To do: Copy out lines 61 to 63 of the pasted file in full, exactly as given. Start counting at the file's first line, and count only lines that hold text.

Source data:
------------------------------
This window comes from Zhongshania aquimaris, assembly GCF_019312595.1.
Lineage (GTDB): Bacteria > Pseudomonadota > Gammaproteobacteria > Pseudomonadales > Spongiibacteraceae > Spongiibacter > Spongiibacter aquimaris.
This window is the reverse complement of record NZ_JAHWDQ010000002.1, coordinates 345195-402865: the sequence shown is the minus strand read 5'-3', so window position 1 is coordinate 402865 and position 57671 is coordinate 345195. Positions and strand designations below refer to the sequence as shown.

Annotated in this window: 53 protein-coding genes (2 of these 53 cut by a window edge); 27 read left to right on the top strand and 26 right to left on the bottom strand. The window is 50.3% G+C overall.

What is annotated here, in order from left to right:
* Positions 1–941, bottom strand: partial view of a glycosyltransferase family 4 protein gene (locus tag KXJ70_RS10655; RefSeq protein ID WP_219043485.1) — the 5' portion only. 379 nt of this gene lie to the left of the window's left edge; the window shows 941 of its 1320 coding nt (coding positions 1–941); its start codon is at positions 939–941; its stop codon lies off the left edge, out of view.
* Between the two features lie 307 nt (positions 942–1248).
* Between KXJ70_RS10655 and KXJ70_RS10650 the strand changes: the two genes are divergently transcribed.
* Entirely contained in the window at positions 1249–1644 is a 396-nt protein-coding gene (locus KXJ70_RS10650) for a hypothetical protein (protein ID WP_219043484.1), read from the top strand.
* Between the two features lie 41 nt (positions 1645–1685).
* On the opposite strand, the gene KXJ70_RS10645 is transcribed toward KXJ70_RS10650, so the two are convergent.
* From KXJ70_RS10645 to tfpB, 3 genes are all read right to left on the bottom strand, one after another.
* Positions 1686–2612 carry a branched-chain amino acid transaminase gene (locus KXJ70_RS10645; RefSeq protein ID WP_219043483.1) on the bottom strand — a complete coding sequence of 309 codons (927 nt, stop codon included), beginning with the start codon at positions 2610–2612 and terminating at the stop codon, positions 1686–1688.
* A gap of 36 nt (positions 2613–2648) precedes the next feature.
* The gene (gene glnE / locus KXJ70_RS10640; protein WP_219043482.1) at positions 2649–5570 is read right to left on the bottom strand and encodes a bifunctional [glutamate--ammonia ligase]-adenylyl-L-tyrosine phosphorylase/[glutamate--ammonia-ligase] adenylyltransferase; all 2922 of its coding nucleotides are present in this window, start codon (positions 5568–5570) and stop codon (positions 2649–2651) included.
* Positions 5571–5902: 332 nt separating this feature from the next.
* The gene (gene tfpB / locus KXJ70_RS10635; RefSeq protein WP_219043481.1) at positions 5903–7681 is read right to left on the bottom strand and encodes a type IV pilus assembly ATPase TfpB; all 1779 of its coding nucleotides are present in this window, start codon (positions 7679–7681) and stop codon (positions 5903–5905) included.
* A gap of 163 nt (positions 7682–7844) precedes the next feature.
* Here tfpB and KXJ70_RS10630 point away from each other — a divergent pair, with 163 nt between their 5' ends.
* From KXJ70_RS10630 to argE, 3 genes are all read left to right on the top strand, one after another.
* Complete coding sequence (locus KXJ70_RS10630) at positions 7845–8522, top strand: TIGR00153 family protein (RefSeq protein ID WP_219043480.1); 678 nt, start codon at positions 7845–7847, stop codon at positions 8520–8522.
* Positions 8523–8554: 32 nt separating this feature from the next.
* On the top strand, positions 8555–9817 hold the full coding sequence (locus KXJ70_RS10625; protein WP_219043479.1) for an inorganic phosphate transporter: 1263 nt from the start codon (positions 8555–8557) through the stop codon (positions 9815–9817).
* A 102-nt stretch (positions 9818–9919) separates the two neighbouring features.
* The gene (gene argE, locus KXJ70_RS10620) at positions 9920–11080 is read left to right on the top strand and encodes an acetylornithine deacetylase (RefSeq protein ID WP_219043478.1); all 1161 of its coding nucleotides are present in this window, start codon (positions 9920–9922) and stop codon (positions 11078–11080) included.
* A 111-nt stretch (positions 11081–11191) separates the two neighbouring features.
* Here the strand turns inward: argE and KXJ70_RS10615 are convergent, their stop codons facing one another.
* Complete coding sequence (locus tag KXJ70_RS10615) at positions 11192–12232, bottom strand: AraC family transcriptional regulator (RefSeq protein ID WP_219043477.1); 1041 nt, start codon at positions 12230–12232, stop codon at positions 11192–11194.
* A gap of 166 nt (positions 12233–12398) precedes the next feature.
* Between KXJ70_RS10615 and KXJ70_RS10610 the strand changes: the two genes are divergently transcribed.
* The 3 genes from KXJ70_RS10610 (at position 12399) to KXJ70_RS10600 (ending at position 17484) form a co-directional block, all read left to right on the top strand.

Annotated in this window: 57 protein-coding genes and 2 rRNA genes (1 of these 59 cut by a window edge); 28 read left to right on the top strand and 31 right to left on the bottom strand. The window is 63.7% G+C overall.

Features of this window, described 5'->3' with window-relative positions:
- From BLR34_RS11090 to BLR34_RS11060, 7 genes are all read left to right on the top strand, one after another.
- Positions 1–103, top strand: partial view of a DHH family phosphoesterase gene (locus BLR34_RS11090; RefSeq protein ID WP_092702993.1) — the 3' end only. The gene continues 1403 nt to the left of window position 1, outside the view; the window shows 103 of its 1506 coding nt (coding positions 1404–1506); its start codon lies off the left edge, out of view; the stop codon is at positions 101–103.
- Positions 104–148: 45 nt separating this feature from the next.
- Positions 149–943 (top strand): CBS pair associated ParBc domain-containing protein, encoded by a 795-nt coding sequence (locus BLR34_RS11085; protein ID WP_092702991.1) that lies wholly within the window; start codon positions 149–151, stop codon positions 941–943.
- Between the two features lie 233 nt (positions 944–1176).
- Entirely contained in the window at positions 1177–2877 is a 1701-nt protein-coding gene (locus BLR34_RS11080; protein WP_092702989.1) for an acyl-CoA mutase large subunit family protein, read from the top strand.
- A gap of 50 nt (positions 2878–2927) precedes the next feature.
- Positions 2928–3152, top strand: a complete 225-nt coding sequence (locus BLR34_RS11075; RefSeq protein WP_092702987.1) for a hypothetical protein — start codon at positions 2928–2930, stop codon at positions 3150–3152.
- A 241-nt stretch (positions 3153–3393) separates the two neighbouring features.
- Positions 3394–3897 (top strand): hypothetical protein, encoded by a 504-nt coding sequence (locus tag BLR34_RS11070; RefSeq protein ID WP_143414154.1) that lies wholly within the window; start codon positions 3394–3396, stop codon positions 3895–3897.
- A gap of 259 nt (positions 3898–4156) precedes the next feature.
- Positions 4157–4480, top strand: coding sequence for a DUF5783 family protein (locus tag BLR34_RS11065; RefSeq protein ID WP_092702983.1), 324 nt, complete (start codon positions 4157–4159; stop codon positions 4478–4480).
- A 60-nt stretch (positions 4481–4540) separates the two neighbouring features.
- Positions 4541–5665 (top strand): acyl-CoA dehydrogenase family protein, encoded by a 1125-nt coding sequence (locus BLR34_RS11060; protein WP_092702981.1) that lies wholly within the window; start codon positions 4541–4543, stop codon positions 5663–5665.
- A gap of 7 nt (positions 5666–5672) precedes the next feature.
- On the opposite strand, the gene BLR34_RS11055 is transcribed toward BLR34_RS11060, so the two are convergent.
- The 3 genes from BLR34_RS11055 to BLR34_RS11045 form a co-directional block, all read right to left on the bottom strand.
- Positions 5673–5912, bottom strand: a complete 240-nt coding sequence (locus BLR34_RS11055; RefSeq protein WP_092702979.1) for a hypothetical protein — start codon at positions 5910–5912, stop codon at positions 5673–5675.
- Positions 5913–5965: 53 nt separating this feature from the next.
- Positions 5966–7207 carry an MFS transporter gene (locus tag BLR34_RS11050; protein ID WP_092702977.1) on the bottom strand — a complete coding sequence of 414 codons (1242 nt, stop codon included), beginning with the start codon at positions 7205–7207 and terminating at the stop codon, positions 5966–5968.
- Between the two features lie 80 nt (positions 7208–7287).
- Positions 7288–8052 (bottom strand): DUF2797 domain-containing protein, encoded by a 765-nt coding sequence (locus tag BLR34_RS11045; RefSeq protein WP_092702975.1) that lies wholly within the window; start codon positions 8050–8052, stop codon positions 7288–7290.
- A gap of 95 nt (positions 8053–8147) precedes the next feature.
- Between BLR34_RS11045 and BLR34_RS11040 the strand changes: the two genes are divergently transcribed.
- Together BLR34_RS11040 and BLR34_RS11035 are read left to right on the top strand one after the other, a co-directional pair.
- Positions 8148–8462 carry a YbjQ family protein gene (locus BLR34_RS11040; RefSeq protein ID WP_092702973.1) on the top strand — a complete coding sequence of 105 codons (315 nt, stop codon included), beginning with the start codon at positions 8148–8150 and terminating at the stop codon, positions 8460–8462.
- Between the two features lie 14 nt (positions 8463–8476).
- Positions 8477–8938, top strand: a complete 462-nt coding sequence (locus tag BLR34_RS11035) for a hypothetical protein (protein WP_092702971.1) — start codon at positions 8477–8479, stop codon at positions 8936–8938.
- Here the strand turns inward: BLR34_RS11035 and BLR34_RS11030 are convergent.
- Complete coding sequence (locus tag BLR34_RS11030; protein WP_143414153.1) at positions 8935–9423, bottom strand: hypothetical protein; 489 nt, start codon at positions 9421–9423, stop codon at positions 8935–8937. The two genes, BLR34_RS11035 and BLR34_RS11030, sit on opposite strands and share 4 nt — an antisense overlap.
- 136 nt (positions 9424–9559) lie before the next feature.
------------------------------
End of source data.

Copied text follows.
- Positions 8477–8938, top strand: a complete 462-nt coding sequence (locus tag BLR34_RS11035) for a hypothetical protein (protein WP_092702971.1) — start codon at positions 8477–8479, stop codon at positions 8936–8938.
- Here the strand turns inward: BLR34_RS11035 and BLR34_RS11030 are convergent.
- Complete coding sequence (locus tag BLR34_RS11030; protein WP_143414153.1) at positions 8935–9423, bottom strand: hypothetical protein; 489 nt, start codon at positions 9421–9423, stop codon at positions 8935–8937. The two genes, BLR34_RS11035 and BLR34_RS11030, sit on opposite strands and share 4 nt — an antisense overlap.